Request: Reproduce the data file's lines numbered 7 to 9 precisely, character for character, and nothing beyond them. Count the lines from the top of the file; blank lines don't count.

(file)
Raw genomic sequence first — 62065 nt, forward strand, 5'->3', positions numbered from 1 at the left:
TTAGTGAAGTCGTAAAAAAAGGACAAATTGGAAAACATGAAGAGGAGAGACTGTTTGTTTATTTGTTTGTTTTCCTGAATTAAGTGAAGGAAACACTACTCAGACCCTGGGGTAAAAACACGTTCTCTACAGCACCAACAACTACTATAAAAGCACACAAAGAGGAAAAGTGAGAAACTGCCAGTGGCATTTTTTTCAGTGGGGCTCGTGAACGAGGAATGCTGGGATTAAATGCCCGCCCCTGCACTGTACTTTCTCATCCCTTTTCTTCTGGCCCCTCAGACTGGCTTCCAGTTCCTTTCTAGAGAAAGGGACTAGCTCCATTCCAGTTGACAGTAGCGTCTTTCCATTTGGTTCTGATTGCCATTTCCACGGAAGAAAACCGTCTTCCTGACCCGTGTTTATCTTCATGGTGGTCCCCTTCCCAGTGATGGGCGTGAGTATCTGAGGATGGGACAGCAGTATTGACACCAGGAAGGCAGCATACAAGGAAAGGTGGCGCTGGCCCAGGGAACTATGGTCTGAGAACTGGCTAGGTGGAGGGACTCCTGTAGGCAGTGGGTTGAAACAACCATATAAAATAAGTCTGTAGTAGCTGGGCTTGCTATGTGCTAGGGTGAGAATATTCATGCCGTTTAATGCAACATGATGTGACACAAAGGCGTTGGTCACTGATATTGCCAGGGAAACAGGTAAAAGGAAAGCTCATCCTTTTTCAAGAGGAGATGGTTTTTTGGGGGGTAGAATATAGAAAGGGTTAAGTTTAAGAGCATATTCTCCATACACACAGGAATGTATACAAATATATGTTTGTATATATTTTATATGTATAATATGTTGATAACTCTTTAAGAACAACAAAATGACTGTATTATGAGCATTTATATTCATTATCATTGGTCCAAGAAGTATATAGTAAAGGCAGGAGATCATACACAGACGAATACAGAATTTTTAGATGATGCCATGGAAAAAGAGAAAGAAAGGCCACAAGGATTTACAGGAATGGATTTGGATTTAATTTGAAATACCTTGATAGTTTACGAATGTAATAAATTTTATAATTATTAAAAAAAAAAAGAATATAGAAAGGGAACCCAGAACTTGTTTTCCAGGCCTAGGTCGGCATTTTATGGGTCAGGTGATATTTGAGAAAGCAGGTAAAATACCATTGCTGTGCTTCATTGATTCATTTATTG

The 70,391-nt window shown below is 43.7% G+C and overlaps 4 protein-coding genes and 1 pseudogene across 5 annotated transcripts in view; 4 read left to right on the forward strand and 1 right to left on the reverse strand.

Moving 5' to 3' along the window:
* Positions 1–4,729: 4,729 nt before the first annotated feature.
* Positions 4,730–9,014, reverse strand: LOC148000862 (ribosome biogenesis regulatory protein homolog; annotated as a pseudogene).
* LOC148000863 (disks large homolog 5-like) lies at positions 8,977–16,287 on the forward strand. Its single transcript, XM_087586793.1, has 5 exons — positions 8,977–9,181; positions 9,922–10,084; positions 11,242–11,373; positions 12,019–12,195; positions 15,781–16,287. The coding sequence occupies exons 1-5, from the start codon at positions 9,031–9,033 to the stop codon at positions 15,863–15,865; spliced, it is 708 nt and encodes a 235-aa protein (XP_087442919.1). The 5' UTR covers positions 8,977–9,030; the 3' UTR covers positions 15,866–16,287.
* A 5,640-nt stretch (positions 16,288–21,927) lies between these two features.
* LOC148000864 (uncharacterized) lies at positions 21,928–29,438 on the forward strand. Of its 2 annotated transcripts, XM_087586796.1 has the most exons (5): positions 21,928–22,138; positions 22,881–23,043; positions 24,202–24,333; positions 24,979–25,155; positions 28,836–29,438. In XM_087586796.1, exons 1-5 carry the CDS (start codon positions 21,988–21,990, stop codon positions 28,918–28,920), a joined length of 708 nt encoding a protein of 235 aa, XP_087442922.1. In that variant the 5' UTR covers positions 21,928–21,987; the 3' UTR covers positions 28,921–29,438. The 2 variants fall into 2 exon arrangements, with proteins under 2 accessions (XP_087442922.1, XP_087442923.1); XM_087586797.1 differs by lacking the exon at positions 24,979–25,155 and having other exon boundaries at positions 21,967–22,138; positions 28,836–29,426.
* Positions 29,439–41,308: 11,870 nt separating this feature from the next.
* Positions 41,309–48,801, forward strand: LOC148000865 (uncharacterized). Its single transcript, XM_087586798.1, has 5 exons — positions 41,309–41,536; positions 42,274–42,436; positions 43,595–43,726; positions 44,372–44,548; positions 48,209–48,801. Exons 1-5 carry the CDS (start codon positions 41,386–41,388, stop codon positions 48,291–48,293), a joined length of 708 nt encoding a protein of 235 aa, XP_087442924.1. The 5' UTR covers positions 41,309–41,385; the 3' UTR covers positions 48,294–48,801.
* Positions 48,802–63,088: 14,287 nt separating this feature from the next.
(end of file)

* LOC148000863 (disks large homolog 5-like) lies at positions 8,977–16,287 on the forward strand. Its single transcript, XM_087586793.1, has 5 exons — positions 8,977–9,181; positions 9,922–10,084; positions 11,242–11,373; positions 12,019–12,195; positions 15,781–16,287. The coding sequence occupies exons 1-5, from the start codon at positions 9,031–9,033 to the stop codon at positions 15,863–15,865; spliced, it is 708 nt and encodes a 235-aa protein (XP_087442919.1). The 5' UTR covers positions 8,977–9,030; the 3' UTR covers positions 15,866–16,287.
* A 5,640-nt stretch (positions 16,288–21,927) lies between these two features.
* LOC148000864 (uncharacterized) lies at positions 21,928–29,438 on the forward strand. Of its 2 annotated transcripts, XM_087586796.1 has the most exons (5): positions 21,928–22,138; positions 22,881–23,043; positions 24,202–24,333; positions 24,979–25,155; positions 28,836–29,438. In XM_087586796.1, exons 1-5 carry the CDS (start codon positions 21,988–21,990, stop codon positions 28,918–28,920), a joined length of 708 nt encoding a protein of 235 aa, XP_087442922.1. In that variant the 5' UTR covers positions 21,928–21,987; the 3' UTR covers positions 28,921–29,438. The 2 variants fall into 2 exon arrangements, with proteins under 2 accessions (XP_087442922.1, XP_087442923.1); XM_087586797.1 differs by lacking the exon at positions 24,979–25,155 and having other exon boundaries at positions 21,967–22,138; positions 28,836–29,426.